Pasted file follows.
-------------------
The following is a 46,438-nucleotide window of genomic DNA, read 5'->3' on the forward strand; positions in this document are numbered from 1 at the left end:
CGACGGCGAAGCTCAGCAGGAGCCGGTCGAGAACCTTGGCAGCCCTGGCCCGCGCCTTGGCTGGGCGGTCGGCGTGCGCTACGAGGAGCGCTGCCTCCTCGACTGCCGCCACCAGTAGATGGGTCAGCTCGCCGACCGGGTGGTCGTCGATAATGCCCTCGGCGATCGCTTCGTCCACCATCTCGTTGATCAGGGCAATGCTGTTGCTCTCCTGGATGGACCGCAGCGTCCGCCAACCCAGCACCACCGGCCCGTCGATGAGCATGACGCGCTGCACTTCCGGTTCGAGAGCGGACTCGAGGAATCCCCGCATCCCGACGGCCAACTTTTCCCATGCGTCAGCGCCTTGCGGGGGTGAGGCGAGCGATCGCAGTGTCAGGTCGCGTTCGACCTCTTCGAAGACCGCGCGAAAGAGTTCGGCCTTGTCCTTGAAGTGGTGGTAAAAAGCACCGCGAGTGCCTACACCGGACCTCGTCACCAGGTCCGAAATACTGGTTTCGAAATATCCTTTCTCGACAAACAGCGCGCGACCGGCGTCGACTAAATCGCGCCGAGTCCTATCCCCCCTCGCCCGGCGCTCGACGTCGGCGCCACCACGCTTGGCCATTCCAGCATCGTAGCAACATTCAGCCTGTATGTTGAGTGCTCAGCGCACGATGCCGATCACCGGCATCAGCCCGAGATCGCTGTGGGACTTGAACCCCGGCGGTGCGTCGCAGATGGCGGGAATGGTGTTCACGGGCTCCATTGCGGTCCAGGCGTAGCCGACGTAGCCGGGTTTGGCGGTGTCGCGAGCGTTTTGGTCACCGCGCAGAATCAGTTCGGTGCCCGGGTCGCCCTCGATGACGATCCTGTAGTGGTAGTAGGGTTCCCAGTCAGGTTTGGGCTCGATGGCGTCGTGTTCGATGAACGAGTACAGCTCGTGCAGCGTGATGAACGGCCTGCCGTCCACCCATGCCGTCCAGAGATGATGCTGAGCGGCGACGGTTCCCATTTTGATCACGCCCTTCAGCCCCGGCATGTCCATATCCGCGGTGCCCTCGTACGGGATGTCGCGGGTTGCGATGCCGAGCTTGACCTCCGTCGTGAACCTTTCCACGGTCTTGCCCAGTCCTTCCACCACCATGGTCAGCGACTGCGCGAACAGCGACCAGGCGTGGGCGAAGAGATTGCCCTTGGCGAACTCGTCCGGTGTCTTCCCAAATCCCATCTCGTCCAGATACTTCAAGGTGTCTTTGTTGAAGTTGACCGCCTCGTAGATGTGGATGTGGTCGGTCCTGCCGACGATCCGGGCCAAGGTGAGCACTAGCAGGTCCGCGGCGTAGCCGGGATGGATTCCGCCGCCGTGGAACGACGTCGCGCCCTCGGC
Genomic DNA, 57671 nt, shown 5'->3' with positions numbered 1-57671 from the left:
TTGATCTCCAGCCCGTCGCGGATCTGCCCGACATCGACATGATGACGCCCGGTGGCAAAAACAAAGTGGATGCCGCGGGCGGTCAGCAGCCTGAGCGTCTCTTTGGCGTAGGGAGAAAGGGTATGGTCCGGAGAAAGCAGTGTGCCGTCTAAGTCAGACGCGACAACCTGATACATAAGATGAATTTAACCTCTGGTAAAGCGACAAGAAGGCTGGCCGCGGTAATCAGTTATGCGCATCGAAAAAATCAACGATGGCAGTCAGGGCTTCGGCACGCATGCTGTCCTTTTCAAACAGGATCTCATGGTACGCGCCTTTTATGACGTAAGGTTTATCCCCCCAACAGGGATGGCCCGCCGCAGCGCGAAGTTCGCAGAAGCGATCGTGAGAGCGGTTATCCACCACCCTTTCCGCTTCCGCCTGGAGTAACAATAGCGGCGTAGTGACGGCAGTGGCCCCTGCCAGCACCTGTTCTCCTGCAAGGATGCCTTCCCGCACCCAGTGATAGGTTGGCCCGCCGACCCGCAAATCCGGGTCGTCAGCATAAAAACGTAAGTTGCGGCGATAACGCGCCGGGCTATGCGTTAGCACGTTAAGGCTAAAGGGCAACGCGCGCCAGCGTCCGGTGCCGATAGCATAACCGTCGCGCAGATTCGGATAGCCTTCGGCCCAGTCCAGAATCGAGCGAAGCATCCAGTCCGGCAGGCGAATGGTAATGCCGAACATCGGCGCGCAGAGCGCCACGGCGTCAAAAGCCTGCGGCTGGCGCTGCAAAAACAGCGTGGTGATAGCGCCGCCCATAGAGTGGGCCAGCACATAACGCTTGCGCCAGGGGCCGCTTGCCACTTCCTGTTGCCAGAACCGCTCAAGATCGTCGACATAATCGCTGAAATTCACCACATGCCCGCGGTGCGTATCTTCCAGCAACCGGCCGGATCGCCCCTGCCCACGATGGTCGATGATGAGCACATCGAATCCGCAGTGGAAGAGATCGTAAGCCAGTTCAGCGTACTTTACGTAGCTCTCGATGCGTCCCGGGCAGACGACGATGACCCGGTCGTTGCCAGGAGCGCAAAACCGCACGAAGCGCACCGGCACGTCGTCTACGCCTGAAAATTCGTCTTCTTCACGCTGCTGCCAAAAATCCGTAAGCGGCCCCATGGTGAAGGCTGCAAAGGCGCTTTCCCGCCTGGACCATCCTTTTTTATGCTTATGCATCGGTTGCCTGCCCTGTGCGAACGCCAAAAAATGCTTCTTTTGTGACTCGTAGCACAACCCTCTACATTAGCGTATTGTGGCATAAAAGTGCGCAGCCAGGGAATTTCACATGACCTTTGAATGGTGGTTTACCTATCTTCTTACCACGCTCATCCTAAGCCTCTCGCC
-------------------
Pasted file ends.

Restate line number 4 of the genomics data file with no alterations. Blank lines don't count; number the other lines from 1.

TTGATCTCCAGCCCGTCGCGGATCTGCCCGACATCGACATGATGACGCCCGGTGGCAAAAACAAAGTGGATGCCGCGGGCGGTCAGCAGCCTGAGCGTCTCTTTGGCGTAGGGAGAAAGGGTATGGTCCGGAGAAAGCAGTGTGCCGTCTAAGTCAGACGCGACAACCTGATACATAAGATGAATTTAACCTCTGGTAAAGCGACAAGAAGGCTGGCCGCGGTAATCAGTTATGCGCATCGAAAAAATCAACGATGGCAGTCAGGGCTTCGGCACGCATGCTGTCCTTTTCAAACAGGATCTCATGGTACGCGCCTTTTATGACGTAAGGTTTATCCCCCCAACAGGGATGGCCCGCCGCAGCGCGAAGTTCGCAGAAGCGATCGTGAGAGCGGTTATCCACCACCCTTTCCGCTTCCGCCTGGAGTAACAATAGCGGCGTAGTGACGGCAGTGGCCCCTGCCAGCACCTGTTCTCCTGCAAGGATGCCTTCCCGCACCCAGTGATAGGTTGGCCCGCCGACCCGCAAATCCGGGTCGTCAGCATAAAAACGTAAGTTGCGGCGATAACGCGCCGGGCTATGCGTTAGCACGTTAAGGCTAAAGGGCAACGCGCGCCAGCGTCCGGTGCCGATAGCATAACCGTCGCGCAGATTCGGATAGCCTTCGGCCCAGTCCAGAATCGAGCGAAGCATCCAGTCCGGCAGGCGAATGGTAATGCCGAACATCGGCGCGCAGAGCGCCACGGCGTCAAAAGCCTGCGGCTGGCGCTGCAAAAACAGCGTGGTGATAGCGCCGCCCATAGAGTGGGCCAGCACATAACGCTTGCGCCAGGGGCCGCTTGCCACTTCCTGTTGCCAGAACCGCTCAAGATCGTCGACATAATCGCTGAAATTCACCACATGCCCGCGGTGCGTATCTTCCAGCAACCGGCCGGATCGCCCCTGCCCACGATGGTCGATGATGAGCACATCGAATCCGCAGTGGAAGAGATCGTAAGCCAGTTCAGCGTACTTTACGTAGCTCTCGATGCGTCCCGGGCAGACGACGATGACCCGGTCGTTGCCAGGAGCGCAAAACCGCACGAAGCGCACCGGCACGTCGTCTACGCCTGAAAATTCGTCTTCTTCACGCTGCTGCCAAAAATCCGTAAGCGGCCCCATGGTGAAGGCTGCAAAGGCGCTTTCCCGCCTGGACCATCCTTTTTTATGCTTATGCATCGGTTGCCTGCCCTGTGCGAACGCCAAAAAATGCTTCTTTTGTGACTCGTAGCACAACCCTCTACATTAGCGTATTGTGGCATAAAAGTGCGCAGCCAGGGAATTTCACATGACCTTTGAATGGTGGTTTACCTATCTTCTTACCACGCTCATCCTAAGCCTCTCGCC